Document Detail


Patient satisfaction after gut-directed hypnotherapy in irritable bowel syndrome.
MedLine Citation:
PMID:  23051178     Owner:  NLM     Status:  Publisher    
Abstract/OtherAbstract:
Background  Gut-directed hypnotherapy is an effective treatment option for irritable bowel syndrome (IBS). However, clinical observations suggest that patient satisfaction with hypnotherapy is not always associated with improvement in IBS symptoms. Methods  We evaluated 83 patients with IBS treated with gut-directed hypnotherapy (1 h week(-1) , 12 weeks). After the treatment period, patients reported their satisfaction with the treatment (ranging from 1 = not at all satisfied, to 5 = very satisfied) and completed questionnaires to assess IBS symptom severity, quality of life, cognitive function, sense of coherence, depression, and anxiety before and after treatment. Key Results  After hypnotherapy improved IBS symptom severity, quality of life, cognitive function, and anxiety were seen. Thirty patients (36%) were very satisfied with the treatment and 57 (69%) patients scored 4 or 5 on the patient satisfaction scale. Patient satisfaction was associated with less severe IBS symptoms and better quality of life after the treatment. In a multiple linear regression analysis, only the quality of life domain sexual relations was independently associated with patient satisfaction after hypnotherapy, explaining 22% of the variance. Using 25% reduction of IBS symptom severity to define an IBS symptom responder, 52% of the responders were very satisfied with hypnotherapy, but this was also true for 31% in the non-responder group. Conclusions & Inferences  Patient satisfaction with gut-directed hypnotherapy in IBS is associated with improvement of quality of life and gastrointestinal (GI) symptoms. However, other factors unrelated to GI symptoms also seems to be of importance for patient satisfaction, as a substantial proportion of patients without GI symptom improvement were also very satisfied with this treatment option.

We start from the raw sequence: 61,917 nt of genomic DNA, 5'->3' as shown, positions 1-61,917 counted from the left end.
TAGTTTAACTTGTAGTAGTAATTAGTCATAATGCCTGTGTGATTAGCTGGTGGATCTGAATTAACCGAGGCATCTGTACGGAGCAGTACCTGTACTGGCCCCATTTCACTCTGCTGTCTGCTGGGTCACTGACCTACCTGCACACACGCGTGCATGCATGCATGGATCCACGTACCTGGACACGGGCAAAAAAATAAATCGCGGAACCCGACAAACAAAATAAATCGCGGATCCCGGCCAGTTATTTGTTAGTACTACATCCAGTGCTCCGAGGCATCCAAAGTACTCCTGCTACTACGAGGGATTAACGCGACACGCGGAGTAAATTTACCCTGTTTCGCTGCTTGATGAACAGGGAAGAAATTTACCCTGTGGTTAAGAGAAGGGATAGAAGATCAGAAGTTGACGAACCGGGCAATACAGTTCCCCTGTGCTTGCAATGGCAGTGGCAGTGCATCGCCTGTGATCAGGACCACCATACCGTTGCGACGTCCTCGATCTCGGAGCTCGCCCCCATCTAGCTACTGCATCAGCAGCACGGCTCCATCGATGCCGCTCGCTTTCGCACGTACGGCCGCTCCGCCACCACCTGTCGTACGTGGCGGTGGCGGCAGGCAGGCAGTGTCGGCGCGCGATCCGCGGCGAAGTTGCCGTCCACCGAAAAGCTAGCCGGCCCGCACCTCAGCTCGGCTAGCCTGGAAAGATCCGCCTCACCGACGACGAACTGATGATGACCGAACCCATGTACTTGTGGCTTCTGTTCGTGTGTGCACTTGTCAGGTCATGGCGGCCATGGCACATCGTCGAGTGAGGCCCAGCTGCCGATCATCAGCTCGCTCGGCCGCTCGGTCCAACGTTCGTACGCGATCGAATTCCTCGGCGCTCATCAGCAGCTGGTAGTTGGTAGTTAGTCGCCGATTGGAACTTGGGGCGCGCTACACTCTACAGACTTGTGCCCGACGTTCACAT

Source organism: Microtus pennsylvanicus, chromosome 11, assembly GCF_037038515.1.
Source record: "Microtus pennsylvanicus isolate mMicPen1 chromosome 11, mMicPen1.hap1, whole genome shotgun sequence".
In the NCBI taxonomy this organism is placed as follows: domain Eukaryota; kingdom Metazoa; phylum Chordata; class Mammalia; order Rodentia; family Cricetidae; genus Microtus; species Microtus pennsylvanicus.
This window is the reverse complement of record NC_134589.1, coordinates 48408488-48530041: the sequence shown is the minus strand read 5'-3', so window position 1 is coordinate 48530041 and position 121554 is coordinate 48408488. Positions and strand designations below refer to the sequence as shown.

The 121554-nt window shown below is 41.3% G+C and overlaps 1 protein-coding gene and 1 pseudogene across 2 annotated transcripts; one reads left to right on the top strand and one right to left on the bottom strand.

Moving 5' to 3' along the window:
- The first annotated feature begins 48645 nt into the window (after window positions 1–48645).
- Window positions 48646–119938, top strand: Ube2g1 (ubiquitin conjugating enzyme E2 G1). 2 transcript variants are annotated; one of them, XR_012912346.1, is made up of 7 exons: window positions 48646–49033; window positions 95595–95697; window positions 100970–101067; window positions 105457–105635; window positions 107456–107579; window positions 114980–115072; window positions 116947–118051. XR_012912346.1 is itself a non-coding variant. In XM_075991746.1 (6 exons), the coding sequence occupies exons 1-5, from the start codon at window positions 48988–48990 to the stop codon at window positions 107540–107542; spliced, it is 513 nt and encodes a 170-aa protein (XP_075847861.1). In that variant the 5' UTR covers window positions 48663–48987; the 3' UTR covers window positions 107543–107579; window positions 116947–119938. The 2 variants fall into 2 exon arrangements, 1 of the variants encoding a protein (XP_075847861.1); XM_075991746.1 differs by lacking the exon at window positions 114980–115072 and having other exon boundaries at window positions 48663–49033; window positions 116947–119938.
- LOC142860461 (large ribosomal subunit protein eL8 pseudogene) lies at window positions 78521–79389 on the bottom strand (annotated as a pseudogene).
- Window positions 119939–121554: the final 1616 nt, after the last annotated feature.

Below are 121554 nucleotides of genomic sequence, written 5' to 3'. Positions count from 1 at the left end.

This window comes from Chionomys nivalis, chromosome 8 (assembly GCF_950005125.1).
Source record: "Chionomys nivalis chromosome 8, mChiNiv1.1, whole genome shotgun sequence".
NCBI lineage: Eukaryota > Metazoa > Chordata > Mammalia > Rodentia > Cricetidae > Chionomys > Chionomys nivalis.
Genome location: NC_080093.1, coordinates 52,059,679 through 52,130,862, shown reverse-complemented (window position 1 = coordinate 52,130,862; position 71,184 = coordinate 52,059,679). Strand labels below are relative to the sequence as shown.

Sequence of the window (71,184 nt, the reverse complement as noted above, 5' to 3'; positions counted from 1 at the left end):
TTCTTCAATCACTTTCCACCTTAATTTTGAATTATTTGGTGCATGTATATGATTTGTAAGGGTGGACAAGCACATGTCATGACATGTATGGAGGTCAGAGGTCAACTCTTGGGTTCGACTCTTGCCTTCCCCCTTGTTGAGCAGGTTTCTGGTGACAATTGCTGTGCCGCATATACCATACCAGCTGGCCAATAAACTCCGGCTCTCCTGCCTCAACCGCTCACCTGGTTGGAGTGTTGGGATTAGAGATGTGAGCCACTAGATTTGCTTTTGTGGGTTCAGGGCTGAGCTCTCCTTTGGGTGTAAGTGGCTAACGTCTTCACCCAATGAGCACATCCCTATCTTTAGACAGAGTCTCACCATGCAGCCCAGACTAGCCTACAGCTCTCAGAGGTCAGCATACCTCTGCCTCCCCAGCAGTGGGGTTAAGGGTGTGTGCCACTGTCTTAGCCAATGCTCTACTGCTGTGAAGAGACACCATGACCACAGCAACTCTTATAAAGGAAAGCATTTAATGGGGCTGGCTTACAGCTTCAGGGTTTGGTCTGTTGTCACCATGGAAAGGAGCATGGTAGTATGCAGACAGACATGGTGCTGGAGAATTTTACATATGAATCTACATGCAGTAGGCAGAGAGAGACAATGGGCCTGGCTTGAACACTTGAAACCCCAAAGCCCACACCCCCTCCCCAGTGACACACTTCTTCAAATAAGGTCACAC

Authors:
P Lindfors; B Ljótsson; E Bjornsson; H Abrahamsson; M Simrén
Related Documents :
23136828 - Is there sufficient evidence to support the long-term efficacy of mineral trioxide aggr...
24693328 - Sanqi panax notoginseng injection for angina pectoris.
23017618 - Bupropion for control of hot flashes in breast cancer survivors: a prospective, double-...
23506328 - Telehealth group interactions in the hospice setting: assessing technical quality acros...
19467158 - Influence of horse stable environment on human airways.
2012458 - Effect of transdermal nicotine delivery as an adjunct to low-intervention smoking cessa...
Publication Detail:
Type:  JOURNAL ARTICLE     Date:  2012-10-11
Journal Detail:
Title:  Neurogastroenterology and motility : the official journal of the European Gastrointestinal Motility Society     Volume:  -     ISSN:  1365-2982     ISO Abbreviation:  Neurogastroenterol. Motil.     Publication Date:  2012 Oct 
Date Detail:
Created Date:  2012-10-11     Completed Date:  -     Revised Date:  -    
Medline Journal Info:
Nlm Unique ID:  9432572     Medline TA:  Neurogastroenterol Motil     Country:  -    
Other Details:
Languages:  ENG     Pagination:  -     Citation Subset:  -    
Copyright Information:
© 2012 Blackwell Publishing Ltd.
Affiliation:
Department of Internal Medicine, Institute of Medicine, Sahlgrenska Academy, University of Gothenburg, Gothenburg, Sweden Department of Gastroenterology, Sabbatsbergs Hospital, Stockholm, Sweden Department of Clinical Neuroscience, Section of Psychology, Karolinska Institutet, Stockholm, Sweden Centre for Person-Centred Care (GPCC), Sahlgrenska Academy, University of Gothenburg, University of Gothenburg, Gothenburg, Sweden.
Export Citation:
APA/MLA Format     Download EndNote     Download BibTex
MeSH Terms
Descriptor/Qualifier:

From MEDLINE®/PubMed®, a database of the U.S. National Library of Medicine


Previous Document:  Health service utilization by indigenous cancer patients in Queensland: a descriptive study.
Next Document:  Viral infections and molecular mimicry in type 1 diabetes.